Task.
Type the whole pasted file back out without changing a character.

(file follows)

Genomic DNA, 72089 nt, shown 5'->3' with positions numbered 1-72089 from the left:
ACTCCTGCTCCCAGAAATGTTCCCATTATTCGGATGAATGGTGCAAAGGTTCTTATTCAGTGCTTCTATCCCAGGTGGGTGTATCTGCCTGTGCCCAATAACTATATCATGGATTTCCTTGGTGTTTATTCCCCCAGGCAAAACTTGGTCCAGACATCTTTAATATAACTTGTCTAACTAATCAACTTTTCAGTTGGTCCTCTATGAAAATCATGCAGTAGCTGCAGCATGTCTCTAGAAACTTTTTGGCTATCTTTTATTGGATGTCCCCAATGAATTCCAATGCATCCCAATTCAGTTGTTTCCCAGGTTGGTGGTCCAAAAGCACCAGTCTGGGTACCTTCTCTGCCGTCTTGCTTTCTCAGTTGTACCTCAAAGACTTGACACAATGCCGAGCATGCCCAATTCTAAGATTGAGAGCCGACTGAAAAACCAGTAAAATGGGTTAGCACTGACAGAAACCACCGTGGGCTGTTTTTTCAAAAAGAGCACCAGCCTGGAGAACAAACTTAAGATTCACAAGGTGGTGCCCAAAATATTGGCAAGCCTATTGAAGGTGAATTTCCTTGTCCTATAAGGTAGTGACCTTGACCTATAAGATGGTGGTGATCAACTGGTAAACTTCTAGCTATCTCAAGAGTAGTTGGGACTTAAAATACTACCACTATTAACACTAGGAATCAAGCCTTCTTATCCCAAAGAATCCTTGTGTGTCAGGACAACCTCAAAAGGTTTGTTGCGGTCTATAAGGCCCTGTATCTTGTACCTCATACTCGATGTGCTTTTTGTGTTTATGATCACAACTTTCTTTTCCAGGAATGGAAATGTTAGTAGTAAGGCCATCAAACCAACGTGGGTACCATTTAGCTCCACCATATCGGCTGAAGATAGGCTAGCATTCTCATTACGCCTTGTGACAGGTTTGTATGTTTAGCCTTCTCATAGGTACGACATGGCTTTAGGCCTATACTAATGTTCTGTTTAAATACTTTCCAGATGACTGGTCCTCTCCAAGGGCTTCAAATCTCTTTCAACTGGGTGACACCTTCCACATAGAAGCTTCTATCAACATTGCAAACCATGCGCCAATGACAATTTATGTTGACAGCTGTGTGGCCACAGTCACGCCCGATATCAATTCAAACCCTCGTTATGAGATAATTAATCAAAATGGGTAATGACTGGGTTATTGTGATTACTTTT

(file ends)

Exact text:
Genomic DNA, 72089 nt, shown 5'->3' with positions numbered 1-72089 from the left:
ACTCCTGCTCCCAGAAATGTTCCCATTATTCGGATGAATGGTGCAAAGGTTCTTATTCAGTGCTTCTATCCCAGGTGGGTGTATCTGCCTGTGCCCAATAACTATATCATGGATTTCCTTGGTGTTTATTCCCCCAGGCAAAACTTGGTCCAGACATCTTTAATATAACTTGTCTAACTAATCAACTTTTCAGTTGGTCCTCTATGAAAATCATGCAGTAGCTGCAGCATGTCTCTAGAAACTTTTTGGCTATCTTTTATTGGATGTCCCCAATGAATTCCAATGCATCCCAATTCAGTTGTTTCCCAGGTTGGTGGTCCAAAAGCACCAGTCTGGGTACCTTCTCTGCCGTCTTGCTTTCTCAGTTGTACCTCAAAGACTTGACACAATGCCGAGCATGCCCAATTCTAAGATTGAGAGCCGACTGAAAAACCAGTAAAATGGGTTAGCACTGACAGAAACCACCGTGGGCTGTTTTTTCAAAAAGAGCACCAGCCTGGAGAACAAACTTAAGATTCACAAGGTGGTGCCCAAAATATTGGCAAGCCTATTGAAGGTGAATTTCCTTGTCCTATAAGGTAGTGACCTTGACCTATAAGATGGTGGTGATCAACTGGTAAACTTCTAGCTATCTCAAGAGTAGTTGGGACTTAAAATACTACCACTATTAACACTAGGAATCAAGCCTTCTTATCCCAAAGAATCCTTGTGTGTCAGGACAACCTCAAAAGGTTTGTTGCGGTCTATAAGGCCCTGTATCTTGTACCTCATACTCGATGTGCTTTTTGTGTTTATGATCACAACTTTCTTTTCCAGGAATGGAAATGTTAGTAGTAAGGCCATCAAACCAACGTGGGTACCATTTAGCTCCACCATATCGGCTGAAGATAGGCTAGCATTCTCATTACGCCTTGTGACAGGTTTGTATGTTTAGCCTTCTCATAGGTACGACATGGCTTTAGGCCTATACTAATGTTCTGTTTAAATACTTTCCAGATGACTGGTCCTCTCCAAGGGCTTCAAATCTCTTTCAACTGGGTGACACCTTCCACATAGAAGCTTCTATCAACATTGCAAACCATGCGCCAATGACAATTTATGTTGACAGCTGTGTGGCCACAGTCACGCCCGATATCAATTCAAACCCTCGTTATGAGATAATTAATCAAAATGGGTAATGACTGGGTTATTGTGATTACTTTT